Posted on December 11, 2013 · Posted in Entrepreneurship, Leadership, Project Management, Small Business

At the core of project management are planning, organizing and controlling various elements. The goal is obviously the success of the project. The project may be a product, a specific result or a service aimed to be rendered. Various aspects involved in project management require foresight and the acknowledgement of possible constraints. The challenge does not end in simply recognizing them, but it progresses into overcoming them. However, there are always instances, despite being predictable, that may always seem too overwhelming. You may foresee these scenarios, but you can never really be sure that you can overcome them.

Businessman goes nuts while overworked {shot on PhaseOne P45}

So what happens when certain uncontrollable trends work for the disadvantage of managing your project? What do you do when certain events today do not go well with the plans you’ve made to attain your goal? What trends threaten the success of certain project management?

1.       Globalization

Nowadays, the borders of everyone’s reach have been pushed further and further. In what experts now call a Global World, people have connections that transcend countries. You can now reach people from all over the world. This change may seem like a contributing factor to the success of managing your projects. In fact, it actually is, or at least, it can be.

Globalization allows you to have workers from the other side of the world, or from any part of the world for that matter. Outsourcing may be the new norm. Outsourcing allows project managers to acquire the services of people from any country. The arrangement has lower production costs and allows for the availability of workers from different time-zones. In these aspects, globalization may seem like a gift to all project managers; however, experts see some harm in outsourcing. Experts are worried that the long distance that separates employer and employee may be grounds for the growth of poor quality of service. Part of the task of any project manager is checking the degree at which his employees achieve the goal of their specific tasks, and when your worker is continents away from you, checking may not be done as easily.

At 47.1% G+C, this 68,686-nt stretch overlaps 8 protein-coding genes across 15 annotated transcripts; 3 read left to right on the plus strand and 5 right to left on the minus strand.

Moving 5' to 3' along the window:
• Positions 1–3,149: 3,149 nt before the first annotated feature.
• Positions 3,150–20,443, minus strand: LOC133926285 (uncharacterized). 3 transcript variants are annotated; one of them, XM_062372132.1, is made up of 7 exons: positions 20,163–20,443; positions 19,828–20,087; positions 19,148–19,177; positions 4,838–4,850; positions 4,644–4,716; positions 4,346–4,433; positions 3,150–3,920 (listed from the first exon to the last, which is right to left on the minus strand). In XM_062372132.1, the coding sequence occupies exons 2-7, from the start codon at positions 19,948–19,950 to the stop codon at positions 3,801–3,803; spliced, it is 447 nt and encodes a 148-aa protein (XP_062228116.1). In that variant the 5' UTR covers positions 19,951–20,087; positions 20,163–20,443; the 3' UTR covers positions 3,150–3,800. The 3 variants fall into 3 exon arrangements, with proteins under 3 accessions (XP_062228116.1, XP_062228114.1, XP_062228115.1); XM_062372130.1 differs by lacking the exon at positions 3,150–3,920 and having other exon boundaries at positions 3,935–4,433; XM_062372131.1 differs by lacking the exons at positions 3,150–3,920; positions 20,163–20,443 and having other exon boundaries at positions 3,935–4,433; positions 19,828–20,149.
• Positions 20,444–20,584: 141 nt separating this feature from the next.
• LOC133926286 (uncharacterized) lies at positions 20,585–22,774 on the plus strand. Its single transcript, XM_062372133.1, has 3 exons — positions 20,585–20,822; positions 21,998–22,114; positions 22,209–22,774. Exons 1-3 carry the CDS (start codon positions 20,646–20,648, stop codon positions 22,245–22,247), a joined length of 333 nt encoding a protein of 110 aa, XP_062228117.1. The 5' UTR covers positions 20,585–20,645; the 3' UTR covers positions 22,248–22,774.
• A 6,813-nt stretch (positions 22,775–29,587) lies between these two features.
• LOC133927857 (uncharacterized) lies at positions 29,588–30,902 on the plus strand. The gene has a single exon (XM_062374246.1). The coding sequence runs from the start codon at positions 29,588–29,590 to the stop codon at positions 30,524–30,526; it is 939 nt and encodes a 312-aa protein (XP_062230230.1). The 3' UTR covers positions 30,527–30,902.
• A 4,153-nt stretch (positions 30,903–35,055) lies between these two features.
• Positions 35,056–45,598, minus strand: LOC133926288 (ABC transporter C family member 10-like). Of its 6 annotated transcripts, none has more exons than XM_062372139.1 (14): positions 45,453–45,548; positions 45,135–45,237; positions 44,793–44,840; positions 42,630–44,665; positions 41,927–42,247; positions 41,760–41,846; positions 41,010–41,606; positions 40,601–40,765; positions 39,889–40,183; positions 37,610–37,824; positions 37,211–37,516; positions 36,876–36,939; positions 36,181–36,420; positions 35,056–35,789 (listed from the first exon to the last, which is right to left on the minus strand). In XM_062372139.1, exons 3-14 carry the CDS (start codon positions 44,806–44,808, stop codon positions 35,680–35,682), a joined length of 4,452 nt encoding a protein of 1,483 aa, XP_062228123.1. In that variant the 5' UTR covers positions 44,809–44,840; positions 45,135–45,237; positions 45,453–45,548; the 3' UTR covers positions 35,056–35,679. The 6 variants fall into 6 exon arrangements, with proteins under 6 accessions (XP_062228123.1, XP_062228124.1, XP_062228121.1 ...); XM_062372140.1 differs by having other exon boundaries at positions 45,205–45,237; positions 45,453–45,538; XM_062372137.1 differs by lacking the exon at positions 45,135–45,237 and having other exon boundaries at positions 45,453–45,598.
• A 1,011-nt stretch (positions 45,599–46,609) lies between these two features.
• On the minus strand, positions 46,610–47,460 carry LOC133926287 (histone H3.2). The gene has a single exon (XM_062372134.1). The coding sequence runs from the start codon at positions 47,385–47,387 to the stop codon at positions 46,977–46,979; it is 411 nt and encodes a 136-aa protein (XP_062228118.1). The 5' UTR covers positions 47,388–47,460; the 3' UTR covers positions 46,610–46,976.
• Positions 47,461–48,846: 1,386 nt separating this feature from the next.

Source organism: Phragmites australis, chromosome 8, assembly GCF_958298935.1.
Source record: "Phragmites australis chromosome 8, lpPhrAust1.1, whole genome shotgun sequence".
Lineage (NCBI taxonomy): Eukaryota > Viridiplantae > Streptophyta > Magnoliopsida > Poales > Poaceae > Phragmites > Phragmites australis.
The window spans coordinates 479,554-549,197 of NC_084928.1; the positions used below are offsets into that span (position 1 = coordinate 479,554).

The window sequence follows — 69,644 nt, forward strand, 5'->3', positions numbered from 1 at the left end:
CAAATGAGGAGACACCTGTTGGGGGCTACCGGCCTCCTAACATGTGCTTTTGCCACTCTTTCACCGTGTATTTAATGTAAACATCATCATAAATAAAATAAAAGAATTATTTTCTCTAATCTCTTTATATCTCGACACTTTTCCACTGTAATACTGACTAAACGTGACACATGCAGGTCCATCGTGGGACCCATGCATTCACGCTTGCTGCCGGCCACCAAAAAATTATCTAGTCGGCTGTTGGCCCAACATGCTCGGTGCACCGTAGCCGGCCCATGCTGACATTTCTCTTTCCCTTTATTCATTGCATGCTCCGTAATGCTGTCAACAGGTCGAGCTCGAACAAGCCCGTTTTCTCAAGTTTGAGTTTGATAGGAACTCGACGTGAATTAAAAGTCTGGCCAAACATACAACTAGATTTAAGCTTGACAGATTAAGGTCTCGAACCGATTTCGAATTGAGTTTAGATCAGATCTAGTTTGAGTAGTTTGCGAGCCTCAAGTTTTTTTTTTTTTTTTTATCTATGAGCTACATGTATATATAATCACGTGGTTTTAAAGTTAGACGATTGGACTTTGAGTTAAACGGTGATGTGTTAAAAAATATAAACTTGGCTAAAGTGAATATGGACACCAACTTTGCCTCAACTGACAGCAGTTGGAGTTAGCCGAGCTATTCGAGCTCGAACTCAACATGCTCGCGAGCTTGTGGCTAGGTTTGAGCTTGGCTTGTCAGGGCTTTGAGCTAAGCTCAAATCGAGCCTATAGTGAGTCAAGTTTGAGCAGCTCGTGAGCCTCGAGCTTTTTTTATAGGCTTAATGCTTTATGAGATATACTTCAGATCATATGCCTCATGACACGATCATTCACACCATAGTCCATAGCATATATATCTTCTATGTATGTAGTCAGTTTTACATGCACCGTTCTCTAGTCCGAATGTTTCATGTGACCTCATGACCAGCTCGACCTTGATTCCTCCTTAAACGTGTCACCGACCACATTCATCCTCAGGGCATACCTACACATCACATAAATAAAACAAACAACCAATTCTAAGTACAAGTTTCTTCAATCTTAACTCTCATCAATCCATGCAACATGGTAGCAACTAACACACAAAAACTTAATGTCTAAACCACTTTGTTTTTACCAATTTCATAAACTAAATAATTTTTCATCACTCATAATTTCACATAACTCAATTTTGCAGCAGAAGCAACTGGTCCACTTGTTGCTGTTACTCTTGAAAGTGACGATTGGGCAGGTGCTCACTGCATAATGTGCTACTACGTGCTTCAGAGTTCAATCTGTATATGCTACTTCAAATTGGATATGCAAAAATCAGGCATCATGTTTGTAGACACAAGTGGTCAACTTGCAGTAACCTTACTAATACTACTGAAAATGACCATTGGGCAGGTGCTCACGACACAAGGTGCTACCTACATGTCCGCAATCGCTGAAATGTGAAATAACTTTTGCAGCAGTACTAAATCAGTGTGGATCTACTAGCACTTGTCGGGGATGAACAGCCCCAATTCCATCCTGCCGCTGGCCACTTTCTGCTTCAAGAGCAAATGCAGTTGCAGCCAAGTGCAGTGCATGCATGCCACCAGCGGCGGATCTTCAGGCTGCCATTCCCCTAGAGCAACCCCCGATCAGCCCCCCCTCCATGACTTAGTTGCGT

2. Communication Woes

New trends in communication are the means by which project managers are able to talk to employees from different countries. Emails, text messaging, mobile calls and even video chats are new ways by which communication is done now. Face-to-face meetings may as well be obsolete.

This trend of non-personal communication may prove to be harmful to any project as valuable information may be lost or may be incorrectly communicated through these non-conventional forms of communication. The advances in technology may work against you and your team if you don’t use it well. Compounded with the possibility of working with people from all around the world, communication cannot be more important. Despite it being possible, it doesn’t always mean that it is workable. Talking to team members from another continent may be possible today, but it doesn’t ensure complete understanding. There is nothing that project managers hate more than misinterpretation of instructions and impersonal communication makes it easy for this to happen. In these situations, it may actually do best to talk in person, where explanations and instructions can be maximized.